Are Student Loans Worth It?
President Biden’s decision to forgive student debt for many millions of Americans—and the legal battle that is likely to follow—have ignited a national conversation around the structure, ethics, and hidden costs of student debt in the United States. We asked SOM’s Paul Goldsmith-Pinkham, whose current work focuses on assessing the costs and benefits of debtor protection policies and understanding the role that consumer debt plays in the macroeconomy, to put the administration’s move in context.
On balance, is taking on student debt a positive or a negative for most people?
Student debt itself isn’t inherently a good thing, but the college or graduate school wage premium is well-documented. To quote the economist David Autor: “…[T]he inevitable sticker shock that households feel when confronting the cost of college should not obscure the fact that the real lifetime earnings premium to college education has likely never been higher.” (See Figure 4 in Autor (2014) and Figure 5 in Avery and Turner (2012).)
The unemployment rate differences across education categories is also stark: In 2021, the unemployment rate for those with a high school diploma was 6.2%; with a college degree, it was 3.5% percent; for a professional degree, it was 1.8%.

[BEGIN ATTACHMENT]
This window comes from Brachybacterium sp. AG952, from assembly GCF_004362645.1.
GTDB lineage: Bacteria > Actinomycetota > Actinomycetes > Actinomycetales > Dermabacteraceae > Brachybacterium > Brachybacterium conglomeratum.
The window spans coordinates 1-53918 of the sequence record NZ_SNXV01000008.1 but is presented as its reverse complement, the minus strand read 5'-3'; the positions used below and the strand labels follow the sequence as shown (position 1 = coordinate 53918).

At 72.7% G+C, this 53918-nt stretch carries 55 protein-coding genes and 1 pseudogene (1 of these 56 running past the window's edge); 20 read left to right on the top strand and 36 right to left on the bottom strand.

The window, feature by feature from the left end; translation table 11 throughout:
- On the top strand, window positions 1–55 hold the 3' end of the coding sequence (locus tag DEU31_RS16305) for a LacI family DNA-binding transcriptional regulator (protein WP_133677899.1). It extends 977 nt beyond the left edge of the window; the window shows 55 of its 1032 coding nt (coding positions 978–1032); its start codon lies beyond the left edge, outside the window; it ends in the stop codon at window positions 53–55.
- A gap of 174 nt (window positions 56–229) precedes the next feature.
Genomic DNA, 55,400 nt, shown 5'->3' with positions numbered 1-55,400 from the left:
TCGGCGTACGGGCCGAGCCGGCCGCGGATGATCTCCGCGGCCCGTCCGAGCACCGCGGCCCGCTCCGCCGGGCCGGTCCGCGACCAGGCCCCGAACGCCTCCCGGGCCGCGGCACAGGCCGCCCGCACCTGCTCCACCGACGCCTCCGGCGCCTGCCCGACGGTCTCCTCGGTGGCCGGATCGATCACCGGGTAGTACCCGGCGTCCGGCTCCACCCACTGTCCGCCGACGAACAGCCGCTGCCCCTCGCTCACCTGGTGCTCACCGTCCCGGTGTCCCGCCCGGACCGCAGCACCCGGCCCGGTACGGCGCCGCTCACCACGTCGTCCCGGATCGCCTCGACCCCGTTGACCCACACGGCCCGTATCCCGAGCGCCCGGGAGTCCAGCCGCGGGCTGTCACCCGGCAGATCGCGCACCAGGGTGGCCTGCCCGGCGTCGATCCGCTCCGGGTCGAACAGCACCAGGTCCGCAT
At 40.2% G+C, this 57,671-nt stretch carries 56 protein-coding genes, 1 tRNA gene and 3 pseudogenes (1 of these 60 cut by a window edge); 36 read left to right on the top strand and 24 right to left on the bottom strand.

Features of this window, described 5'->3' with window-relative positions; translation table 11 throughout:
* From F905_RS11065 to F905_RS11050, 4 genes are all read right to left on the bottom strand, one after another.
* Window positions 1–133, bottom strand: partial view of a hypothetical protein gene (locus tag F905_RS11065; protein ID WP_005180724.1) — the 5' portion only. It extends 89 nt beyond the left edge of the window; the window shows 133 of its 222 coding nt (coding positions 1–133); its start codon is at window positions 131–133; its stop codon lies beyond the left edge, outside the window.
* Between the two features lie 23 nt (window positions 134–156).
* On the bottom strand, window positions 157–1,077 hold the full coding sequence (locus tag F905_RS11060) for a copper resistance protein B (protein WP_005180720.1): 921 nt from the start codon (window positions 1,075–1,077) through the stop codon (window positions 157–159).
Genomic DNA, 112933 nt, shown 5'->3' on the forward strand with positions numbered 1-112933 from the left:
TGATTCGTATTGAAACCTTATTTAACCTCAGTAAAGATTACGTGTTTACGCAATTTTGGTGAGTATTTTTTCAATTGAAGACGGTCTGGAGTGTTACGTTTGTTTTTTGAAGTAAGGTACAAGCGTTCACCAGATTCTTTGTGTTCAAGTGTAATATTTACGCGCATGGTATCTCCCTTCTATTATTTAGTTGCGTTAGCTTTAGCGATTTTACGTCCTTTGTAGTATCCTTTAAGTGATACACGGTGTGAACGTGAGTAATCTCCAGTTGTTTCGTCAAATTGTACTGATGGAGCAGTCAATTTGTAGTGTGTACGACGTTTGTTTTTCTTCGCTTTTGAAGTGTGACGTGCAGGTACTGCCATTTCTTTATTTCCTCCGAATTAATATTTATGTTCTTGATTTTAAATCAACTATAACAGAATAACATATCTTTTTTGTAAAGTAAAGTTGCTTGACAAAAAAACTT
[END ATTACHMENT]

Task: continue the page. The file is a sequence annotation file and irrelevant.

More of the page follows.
“If the question is ‘Is it worth taking student debt to go to college and finish a degree vs. not going to college,’ the answer is, for the vast majority of people, it is worth doing it.”
It’s important to note that it’s hard to know exactly how causal these estimates are—how much of the college effect is selection vs. a true effect from college. Yale SOM’s Seth Zimmerman has worked on this and shown that the benefits of attending seem to outweigh the costs.
As a result, if the question is “Is it worth taking student debt to go to college and finish a degree vs. not going to college,” the answer is, for the vast majority of people, it is worth doing it.
How has the impact of student debt been different for people in their 20s and 30s than previous generations?
There is just far more student debt now than any other time period. Christopher Avery and Sarah Turner highlight this. In 2010, new borrowing for education was five times what it was in the 1980s.
How does student debt worsen the racial wealth gap? Could forgiving this much debt make a difference?
This is hard to know. Black Americans have higher average student loan balances than White Americans, and so debt forgiveness will benefit those borrowers but there is substantially lower college completion among Black Americans than White Americans. A question is what wealth gap to focus on—conditional on taking on student debt, Black borrowers have significantly more challenges paying down their debts than White borrowers. Overall, however, it’s not clear whether the overall wealth gap would shrink.